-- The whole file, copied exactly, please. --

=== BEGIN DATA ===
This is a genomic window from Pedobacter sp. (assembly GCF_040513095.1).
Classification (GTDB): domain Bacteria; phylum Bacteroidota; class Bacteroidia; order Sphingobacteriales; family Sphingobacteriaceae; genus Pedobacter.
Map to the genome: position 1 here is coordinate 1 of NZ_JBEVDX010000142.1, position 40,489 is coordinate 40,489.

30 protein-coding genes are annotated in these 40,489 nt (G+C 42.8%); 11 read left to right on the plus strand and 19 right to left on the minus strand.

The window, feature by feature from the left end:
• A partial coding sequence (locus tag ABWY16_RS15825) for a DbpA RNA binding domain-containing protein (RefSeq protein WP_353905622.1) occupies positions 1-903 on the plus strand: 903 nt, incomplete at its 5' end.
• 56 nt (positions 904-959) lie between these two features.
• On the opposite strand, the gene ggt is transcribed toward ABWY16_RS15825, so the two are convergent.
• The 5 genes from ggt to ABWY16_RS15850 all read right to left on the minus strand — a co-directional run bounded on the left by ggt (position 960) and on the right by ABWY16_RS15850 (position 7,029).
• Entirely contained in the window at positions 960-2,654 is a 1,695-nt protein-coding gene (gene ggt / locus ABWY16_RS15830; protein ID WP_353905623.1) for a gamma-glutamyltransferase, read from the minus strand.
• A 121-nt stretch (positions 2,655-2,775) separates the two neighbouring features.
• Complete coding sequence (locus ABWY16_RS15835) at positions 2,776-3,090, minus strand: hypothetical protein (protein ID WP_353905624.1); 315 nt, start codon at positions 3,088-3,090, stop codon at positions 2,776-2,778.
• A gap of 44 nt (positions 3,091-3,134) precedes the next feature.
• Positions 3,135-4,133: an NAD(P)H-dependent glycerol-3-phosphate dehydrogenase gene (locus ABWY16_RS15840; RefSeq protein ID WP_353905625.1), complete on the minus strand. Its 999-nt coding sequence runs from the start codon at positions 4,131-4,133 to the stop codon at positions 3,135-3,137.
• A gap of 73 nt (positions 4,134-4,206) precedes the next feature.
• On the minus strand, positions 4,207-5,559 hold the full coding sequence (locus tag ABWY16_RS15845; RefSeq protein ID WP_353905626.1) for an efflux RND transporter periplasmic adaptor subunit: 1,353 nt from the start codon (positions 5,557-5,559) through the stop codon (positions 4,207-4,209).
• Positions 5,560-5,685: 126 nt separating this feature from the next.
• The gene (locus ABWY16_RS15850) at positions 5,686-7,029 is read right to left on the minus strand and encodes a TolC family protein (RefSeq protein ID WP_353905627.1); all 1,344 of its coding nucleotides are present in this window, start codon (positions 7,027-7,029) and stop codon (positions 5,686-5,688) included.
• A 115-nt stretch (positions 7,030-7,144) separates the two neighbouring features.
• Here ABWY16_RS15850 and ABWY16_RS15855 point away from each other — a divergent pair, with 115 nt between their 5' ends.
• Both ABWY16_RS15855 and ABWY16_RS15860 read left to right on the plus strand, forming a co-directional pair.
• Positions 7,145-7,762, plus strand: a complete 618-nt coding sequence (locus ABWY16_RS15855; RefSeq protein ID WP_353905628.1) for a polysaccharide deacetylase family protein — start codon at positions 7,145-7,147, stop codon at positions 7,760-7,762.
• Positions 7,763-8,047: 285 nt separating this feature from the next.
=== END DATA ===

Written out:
This is a genomic window from Pedobacter sp. (assembly GCF_040513095.1).
Classification (GTDB): domain Bacteria; phylum Bacteroidota; class Bacteroidia; order Sphingobacteriales; family Sphingobacteriaceae; genus Pedobacter.
Map to the genome: position 1 here is coordinate 1 of NZ_JBEVDX010000142.1, position 40,489 is coordinate 40,489.

30 protein-coding genes are annotated in these 40,489 nt (G+C 42.8%); 11 read left to right on the plus strand and 19 right to left on the minus strand.

The window, feature by feature from the left end:
• A partial coding sequence (locus tag ABWY16_RS15825) for a DbpA RNA binding domain-containing protein (RefSeq protein WP_353905622.1) occupies positions 1-903 on the plus strand: 903 nt, incomplete at its 5' end.
• 56 nt (positions 904-959) lie between these two features.
• On the opposite strand, the gene ggt is transcribed toward ABWY16_RS15825, so the two are convergent.
• The 5 genes from ggt to ABWY16_RS15850 all read right to left on the minus strand — a co-directional run bounded on the left by ggt (position 960) and on the right by ABWY16_RS15850 (position 7,029).
• Entirely contained in the window at positions 960-2,654 is a 1,695-nt protein-coding gene (gene ggt / locus ABWY16_RS15830; protein ID WP_353905623.1) for a gamma-glutamyltransferase, read from the minus strand.
• A 121-nt stretch (positions 2,655-2,775) separates the two neighbouring features.
• Complete coding sequence (locus ABWY16_RS15835) at positions 2,776-3,090, minus strand: hypothetical protein (protein ID WP_353905624.1); 315 nt, start codon at positions 3,088-3,090, stop codon at positions 2,776-2,778.
• A gap of 44 nt (positions 3,091-3,134) precedes the next feature.
• Positions 3,135-4,133: an NAD(P)H-dependent glycerol-3-phosphate dehydrogenase gene (locus ABWY16_RS15840; RefSeq protein ID WP_353905625.1), complete on the minus strand. Its 999-nt coding sequence runs from the start codon at positions 4,131-4,133 to the stop codon at positions 3,135-3,137.
• A gap of 73 nt (positions 4,134-4,206) precedes the next feature.
• On the minus strand, positions 4,207-5,559 hold the full coding sequence (locus tag ABWY16_RS15845; RefSeq protein ID WP_353905626.1) for an efflux RND transporter periplasmic adaptor subunit: 1,353 nt from the start codon (positions 5,557-5,559) through the stop codon (positions 4,207-4,209).
• Positions 5,560-5,685: 126 nt separating this feature from the next.
• The gene (locus ABWY16_RS15850) at positions 5,686-7,029 is read right to left on the minus strand and encodes a TolC family protein (RefSeq protein ID WP_353905627.1); all 1,344 of its coding nucleotides are present in this window, start codon (positions 7,027-7,029) and stop codon (positions 5,686-5,688) included.
• A 115-nt stretch (positions 7,030-7,144) separates the two neighbouring features.
• Here ABWY16_RS15850 and ABWY16_RS15855 point away from each other — a divergent pair, with 115 nt between their 5' ends.
• Both ABWY16_RS15855 and ABWY16_RS15860 read left to right on the plus strand, forming a co-directional pair.
• Positions 7,145-7,762, plus strand: a complete 618-nt coding sequence (locus ABWY16_RS15855; RefSeq protein ID WP_353905628.1) for a polysaccharide deacetylase family protein — start codon at positions 7,145-7,147, stop codon at positions 7,760-7,762.
• Positions 7,763-8,047: 285 nt separating this feature from the next.